Betegārthi- Madanike hunting a bird
As you can see from the image, this madanike’s pose suggests that she just shot an arrow upwards, likely aimed at a bird or an animal on the tree. Notice that the arrow is missing.
This madanike is a Betegārthi, which means huntress in Kannada. The sculptor has captured her hunting pose perfectly. As you can see, Betegārthi’s well-proportioned body is slightly bent, with her left hand firmly holding the bow above her head and the right hand pulled back as though it just released an arrow. Notice her legs; Both are bent slightly, with the right leg on its toes. One of her necklaces is slightly up in the air. In summary, Betegārthi’s pose is a snapshot of her just after shooting an arrow.
Accompanying Betegārthi is an assistant at the bottom helping her in the hunt. Both the sculptures are standing on a disc-like base mounted on top of a lotus pedestal. Engraved into this base is an inscription, written in Helegannada (Old Kannada), inscribed likely by the sculptor to describe himself and his work.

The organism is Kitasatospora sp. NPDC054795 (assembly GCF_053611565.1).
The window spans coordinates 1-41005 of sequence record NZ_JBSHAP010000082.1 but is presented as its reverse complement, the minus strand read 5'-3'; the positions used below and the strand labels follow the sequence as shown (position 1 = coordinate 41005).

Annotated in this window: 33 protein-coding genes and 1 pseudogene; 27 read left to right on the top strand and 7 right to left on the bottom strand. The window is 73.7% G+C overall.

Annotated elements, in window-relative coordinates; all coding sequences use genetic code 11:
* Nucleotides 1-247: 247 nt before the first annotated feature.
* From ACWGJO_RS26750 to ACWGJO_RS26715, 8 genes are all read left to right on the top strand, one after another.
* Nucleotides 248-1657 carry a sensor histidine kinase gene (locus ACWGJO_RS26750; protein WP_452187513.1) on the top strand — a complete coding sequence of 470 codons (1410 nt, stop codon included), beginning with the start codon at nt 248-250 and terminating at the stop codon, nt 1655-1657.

Betegārthi is one of 38 small sculptures, known as bracket figures, mounted on the pillars attached to the exterior wall surrounding the Navaranga (front portion of the temple). Each sculpture is attached to a bracket placed at an angle just below the eves, with its base is mounted on a pedestal attached to a pillar just below its capital.
Check the Navaraga Layout page for the locations of the bracket figures. Referring to the layout, this madanike is figure number 17, i.e., mounted on the middle pillar of the seventh section (S7).
Read more about this and other bracket figures at Belur Chennakeshava Temple: Bracket Figures.
– Belur Chennakeshava Temple – Bracket Figures
– Belur Chennakeshava Temple – Navaranga
– Belur Chennakeshava Temple – Garbhagriha Outer Wall
– Kappe Chennigaraya Shrine
– Somanathapura Keshava Temple
Badami Chalukya Temples:
– Badami, Cave – 1, Cave – 2, Cave – 3, Cave – 4
– Durga Temple at Aihole
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